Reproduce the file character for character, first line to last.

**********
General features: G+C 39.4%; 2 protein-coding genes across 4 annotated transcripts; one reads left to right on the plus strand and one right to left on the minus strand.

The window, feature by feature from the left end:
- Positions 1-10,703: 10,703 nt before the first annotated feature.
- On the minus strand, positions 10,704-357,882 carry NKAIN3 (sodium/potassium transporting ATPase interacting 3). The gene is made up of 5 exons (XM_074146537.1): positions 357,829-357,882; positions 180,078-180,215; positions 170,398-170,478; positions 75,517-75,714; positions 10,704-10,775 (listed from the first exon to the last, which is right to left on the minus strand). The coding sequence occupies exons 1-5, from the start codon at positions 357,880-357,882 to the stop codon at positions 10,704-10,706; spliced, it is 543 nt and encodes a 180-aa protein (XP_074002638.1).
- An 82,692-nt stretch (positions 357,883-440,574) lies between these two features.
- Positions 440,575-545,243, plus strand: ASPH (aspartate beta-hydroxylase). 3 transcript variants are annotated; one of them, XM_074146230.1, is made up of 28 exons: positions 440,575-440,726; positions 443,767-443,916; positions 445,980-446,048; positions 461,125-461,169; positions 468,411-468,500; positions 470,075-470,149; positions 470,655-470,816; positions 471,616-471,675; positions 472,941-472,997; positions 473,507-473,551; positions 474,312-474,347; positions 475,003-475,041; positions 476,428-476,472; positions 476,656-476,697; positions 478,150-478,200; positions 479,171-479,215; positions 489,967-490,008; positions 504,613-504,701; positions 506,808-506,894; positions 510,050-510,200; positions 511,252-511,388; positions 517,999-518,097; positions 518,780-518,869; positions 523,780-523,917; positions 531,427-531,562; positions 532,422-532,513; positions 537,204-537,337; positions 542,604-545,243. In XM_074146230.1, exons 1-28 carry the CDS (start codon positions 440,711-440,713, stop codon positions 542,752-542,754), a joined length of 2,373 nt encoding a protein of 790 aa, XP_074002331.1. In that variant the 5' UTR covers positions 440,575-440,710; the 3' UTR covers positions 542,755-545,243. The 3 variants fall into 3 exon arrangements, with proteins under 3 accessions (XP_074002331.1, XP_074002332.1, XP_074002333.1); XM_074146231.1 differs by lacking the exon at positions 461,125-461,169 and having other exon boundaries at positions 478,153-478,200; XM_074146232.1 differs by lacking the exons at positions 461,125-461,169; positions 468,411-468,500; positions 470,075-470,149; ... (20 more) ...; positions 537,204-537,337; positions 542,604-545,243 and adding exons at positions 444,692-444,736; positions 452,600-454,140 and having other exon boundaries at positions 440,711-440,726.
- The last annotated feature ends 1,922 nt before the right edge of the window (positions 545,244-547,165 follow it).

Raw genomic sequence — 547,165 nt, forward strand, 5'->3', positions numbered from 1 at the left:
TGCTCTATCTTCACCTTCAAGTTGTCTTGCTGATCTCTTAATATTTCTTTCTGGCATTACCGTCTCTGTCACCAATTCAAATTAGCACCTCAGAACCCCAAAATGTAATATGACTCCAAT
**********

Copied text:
General features: G+C 39.4%; 2 protein-coding genes across 4 annotated transcripts; one reads left to right on the plus strand and one right to left on the minus strand.

The window, feature by feature from the left end:
- Positions 1-10,703: 10,703 nt before the first annotated feature.
- On the minus strand, positions 10,704-357,882 carry NKAIN3 (sodium/potassium transporting ATPase interacting 3). The gene is made up of 5 exons (XM_074146537.1): positions 357,829-357,882; positions 180,078-180,215; positions 170,398-170,478; positions 75,517-75,714; positions 10,704-10,775 (listed from the first exon to the last, which is right to left on the minus strand). The coding sequence occupies exons 1-5, from the start codon at positions 357,880-357,882 to the stop codon at positions 10,704-10,706; spliced, it is 543 nt and encodes a 180-aa protein (XP_074002638.1).
- An 82,692-nt stretch (positions 357,883-440,574) lies between these two features.
- Positions 440,575-545,243, plus strand: ASPH (aspartate beta-hydroxylase). 3 transcript variants are annotated; one of them, XM_074146230.1, is made up of 28 exons: positions 440,575-440,726; positions 443,767-443,916; positions 445,980-446,048; positions 461,125-461,169; positions 468,411-468,500; positions 470,075-470,149; positions 470,655-470,816; positions 471,616-471,675; positions 472,941-472,997; positions 473,507-473,551; positions 474,312-474,347; positions 475,003-475,041; positions 476,428-476,472; positions 476,656-476,697; positions 478,150-478,200; positions 479,171-479,215; positions 489,967-490,008; positions 504,613-504,701; positions 506,808-506,894; positions 510,050-510,200; positions 511,252-511,388; positions 517,999-518,097; positions 518,780-518,869; positions 523,780-523,917; positions 531,427-531,562; positions 532,422-532,513; positions 537,204-537,337; positions 542,604-545,243. In XM_074146230.1, exons 1-28 carry the CDS (start codon positions 440,711-440,713, stop codon positions 542,752-542,754), a joined length of 2,373 nt encoding a protein of 790 aa, XP_074002331.1. In that variant the 5' UTR covers positions 440,575-440,710; the 3' UTR covers positions 542,755-545,243. The 3 variants fall into 3 exon arrangements, with proteins under 3 accessions (XP_074002331.1, XP_074002332.1, XP_074002333.1); XM_074146231.1 differs by lacking the exon at positions 461,125-461,169 and having other exon boundaries at positions 478,153-478,200; XM_074146232.1 differs by lacking the exons at positions 461,125-461,169; positions 468,411-468,500; positions 470,075-470,149; ... (20 more) ...; positions 537,204-537,337; positions 542,604-545,243 and adding exons at positions 444,692-444,736; positions 452,600-454,140 and having other exon boundaries at positions 440,711-440,726.
- The last annotated feature ends 1,922 nt before the right edge of the window (positions 545,244-547,165 follow it).

Raw genomic sequence — 547,165 nt, forward strand, 5'->3', positions numbered from 1 at the left:
TGCTCTATCTTCACCTTCAAGTTGTCTTGCTGATCTCTTAATATTTCTTTCTGGCATTACCGTCTCTGTCACCAATTCAAATTAGCACCTCAGAACCCCAAAATGTAATATGACTCCAAT